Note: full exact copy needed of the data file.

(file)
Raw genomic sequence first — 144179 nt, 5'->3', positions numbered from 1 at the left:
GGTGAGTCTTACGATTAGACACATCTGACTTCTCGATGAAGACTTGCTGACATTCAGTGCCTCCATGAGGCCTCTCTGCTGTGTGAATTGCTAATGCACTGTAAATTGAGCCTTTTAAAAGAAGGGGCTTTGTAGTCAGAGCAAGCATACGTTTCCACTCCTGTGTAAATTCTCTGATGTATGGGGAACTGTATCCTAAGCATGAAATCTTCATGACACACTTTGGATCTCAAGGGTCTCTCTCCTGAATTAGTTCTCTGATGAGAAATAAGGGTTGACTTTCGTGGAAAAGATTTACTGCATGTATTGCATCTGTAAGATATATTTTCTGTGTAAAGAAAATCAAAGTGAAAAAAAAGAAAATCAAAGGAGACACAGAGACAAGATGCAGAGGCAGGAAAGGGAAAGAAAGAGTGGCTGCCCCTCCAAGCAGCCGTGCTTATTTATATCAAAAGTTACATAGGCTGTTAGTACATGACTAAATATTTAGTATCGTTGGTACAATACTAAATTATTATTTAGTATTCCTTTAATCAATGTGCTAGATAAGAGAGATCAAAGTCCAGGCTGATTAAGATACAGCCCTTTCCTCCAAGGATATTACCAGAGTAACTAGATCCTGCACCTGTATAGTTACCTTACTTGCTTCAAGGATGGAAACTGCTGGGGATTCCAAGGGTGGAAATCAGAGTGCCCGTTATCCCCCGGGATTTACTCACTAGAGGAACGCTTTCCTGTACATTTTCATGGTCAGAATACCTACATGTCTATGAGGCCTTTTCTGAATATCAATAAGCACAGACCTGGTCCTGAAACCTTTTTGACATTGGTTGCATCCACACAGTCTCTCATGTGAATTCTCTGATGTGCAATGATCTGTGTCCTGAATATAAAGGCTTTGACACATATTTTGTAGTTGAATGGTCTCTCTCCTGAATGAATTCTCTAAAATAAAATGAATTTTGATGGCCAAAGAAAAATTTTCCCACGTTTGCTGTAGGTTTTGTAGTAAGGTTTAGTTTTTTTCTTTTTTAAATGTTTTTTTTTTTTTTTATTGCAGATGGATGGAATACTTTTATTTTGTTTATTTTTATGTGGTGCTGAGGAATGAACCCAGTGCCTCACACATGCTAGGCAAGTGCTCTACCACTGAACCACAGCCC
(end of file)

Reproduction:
Raw genomic sequence first — 144179 nt, 5'->3', positions numbered from 1 at the left:
GGTGAGTCTTACGATTAGACACATCTGACTTCTCGATGAAGACTTGCTGACATTCAGTGCCTCCATGAGGCCTCTCTGCTGTGTGAATTGCTAATGCACTGTAAATTGAGCCTTTTAAAAGAAGGGGCTTTGTAGTCAGAGCAAGCATACGTTTCCACTCCTGTGTAAATTCTCTGATGTATGGGGAACTGTATCCTAAGCATGAAATCTTCATGACACACTTTGGATCTCAAGGGTCTCTCTCCTGAATTAGTTCTCTGATGAGAAATAAGGGTTGACTTTCGTGGAAAAGATTTACTGCATGTATTGCATCTGTAAGATATATTTTCTGTGTAAAGAAAATCAAAGTGAAAAAAAAGAAAATCAAAGGAGACACAGAGACAAGATGCAGAGGCAGGAAAGGGAAAGAAAGAGTGGCTGCCCCTCCAAGCAGCCGTGCTTATTTATATCAAAAGTTACATAGGCTGTTAGTACATGACTAAATATTTAGTATCGTTGGTACAATACTAAATTATTATTTAGTATTCCTTTAATCAATGTGCTAGATAAGAGAGATCAAAGTCCAGGCTGATTAAGATACAGCCCTTTCCTCCAAGGATATTACCAGAGTAACTAGATCCTGCACCTGTATAGTTACCTTACTTGCTTCAAGGATGGAAACTGCTGGGGATTCCAAGGGTGGAAATCAGAGTGCCCGTTATCCCCCGGGATTTACTCACTAGAGGAACGCTTTCCTGTACATTTTCATGGTCAGAATACCTACATGTCTATGAGGCCTTTTCTGAATATCAATAAGCACAGACCTGGTCCTGAAACCTTTTTGACATTGGTTGCATCCACACAGTCTCTCATGTGAATTCTCTGATGTGCAATGATCTGTGTCCTGAATATAAAGGCTTTGACACATATTTTGTAGTTGAATGGTCTCTCTCCTGAATGAATTCTCTAAAATAAAATGAATTTTGATGGCCAAAGAAAAATTTTCCCACGTTTGCTGTAGGTTTTGTAGTAAGGTTTAGTTTTTTTCTTTTTTAAATGTTTTTTTTTTTTTTTATTGCAGATGGATGGAATACTTTTATTTTGTTTATTTTTATGTGGTGCTGAGGAATGAACCCAGTGCCTCACACATGCTAGGCAAGTGCTCTACCACTGAACCACAGCCC